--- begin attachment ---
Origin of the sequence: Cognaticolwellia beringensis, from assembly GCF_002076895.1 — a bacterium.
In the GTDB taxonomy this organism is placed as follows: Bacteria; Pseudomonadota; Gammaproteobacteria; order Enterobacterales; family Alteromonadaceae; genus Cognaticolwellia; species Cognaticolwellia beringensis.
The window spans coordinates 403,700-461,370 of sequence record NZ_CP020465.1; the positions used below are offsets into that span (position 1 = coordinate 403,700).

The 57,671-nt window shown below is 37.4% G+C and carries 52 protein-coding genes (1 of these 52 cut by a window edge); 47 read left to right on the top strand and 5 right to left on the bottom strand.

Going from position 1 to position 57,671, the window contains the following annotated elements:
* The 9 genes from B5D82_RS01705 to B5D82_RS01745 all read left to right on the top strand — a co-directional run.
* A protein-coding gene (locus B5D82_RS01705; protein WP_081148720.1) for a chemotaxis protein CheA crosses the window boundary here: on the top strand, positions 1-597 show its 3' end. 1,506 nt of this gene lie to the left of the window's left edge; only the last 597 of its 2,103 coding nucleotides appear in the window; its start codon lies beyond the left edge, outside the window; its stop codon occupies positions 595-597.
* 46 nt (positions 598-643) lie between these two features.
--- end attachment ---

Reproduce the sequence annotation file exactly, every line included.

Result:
Origin of the sequence: Cognaticolwellia beringensis, from assembly GCF_002076895.1 — a bacterium.
In the GTDB taxonomy this organism is placed as follows: Bacteria; Pseudomonadota; Gammaproteobacteria; order Enterobacterales; family Alteromonadaceae; genus Cognaticolwellia; species Cognaticolwellia beringensis.
The window spans coordinates 403,700-461,370 of sequence record NZ_CP020465.1; the positions used below are offsets into that span (position 1 = coordinate 403,700).

The 57,671-nt window shown below is 37.4% G+C and carries 52 protein-coding genes (1 of these 52 cut by a window edge); 47 read left to right on the top strand and 5 right to left on the bottom strand.

Going from position 1 to position 57,671, the window contains the following annotated elements:
* The 9 genes from B5D82_RS01705 to B5D82_RS01745 all read left to right on the top strand — a co-directional run.
* A protein-coding gene (locus B5D82_RS01705; protein WP_081148720.1) for a chemotaxis protein CheA crosses the window boundary here: on the top strand, positions 1-597 show its 3' end. 1,506 nt of this gene lie to the left of the window's left edge; only the last 597 of its 2,103 coding nucleotides appear in the window; its start codon lies beyond the left edge, outside the window; its stop codon occupies positions 595-597.
* 46 nt (positions 598-643) lie between these two features.